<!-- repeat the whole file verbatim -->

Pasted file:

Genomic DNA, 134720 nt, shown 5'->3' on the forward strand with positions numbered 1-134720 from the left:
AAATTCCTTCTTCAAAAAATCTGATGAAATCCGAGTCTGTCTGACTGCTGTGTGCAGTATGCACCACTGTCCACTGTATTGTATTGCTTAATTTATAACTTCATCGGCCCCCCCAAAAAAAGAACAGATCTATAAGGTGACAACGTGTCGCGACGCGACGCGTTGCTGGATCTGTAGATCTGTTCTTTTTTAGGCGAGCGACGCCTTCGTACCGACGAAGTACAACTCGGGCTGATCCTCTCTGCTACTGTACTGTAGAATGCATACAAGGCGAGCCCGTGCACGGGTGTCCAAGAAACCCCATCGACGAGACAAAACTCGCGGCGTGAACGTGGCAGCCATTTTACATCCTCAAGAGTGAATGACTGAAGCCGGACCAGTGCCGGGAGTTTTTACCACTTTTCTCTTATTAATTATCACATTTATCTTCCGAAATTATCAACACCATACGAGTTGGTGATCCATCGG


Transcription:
Genomic DNA, 134720 nt, shown 5'->3' on the forward strand with positions numbered 1-134720 from the left:
AAATTCCTTCTTCAAAAAATCTGATGAAATCCGAGTCTGTCTGACTGCTGTGTGCAGTATGCACCACTGTCCACTGTATTGTATTGCTTAATTTATAACTTCATCGGCCCCCCCAAAAAAAGAACAGATCTATAAGGTGACAACGTGTCGCGACGCGACGCGTTGCTGGATCTGTAGATCTGTTCTTTTTTAGGCGAGCGACGCCTTCGTACCGACGAAGTACAACTCGGGCTGATCCTCTCTGCTACTGTACTGTAGAATGCATACAAGGCGAGCCCGTGCACGGGTGTCCAAGAAACCCCATCGACGAGACAAAACTCGCGGCGTGAACGTGGCAGCCATTTTACATCCTCAAGAGTGAATGACTGAAGCCGGACCAGTGCCGGGAGTTTTTACCACTTTTCTCTTATTAATTATCACATTTATCTTCCGAAATTATCAACACCATACGAGTTGGTGATCCATCGG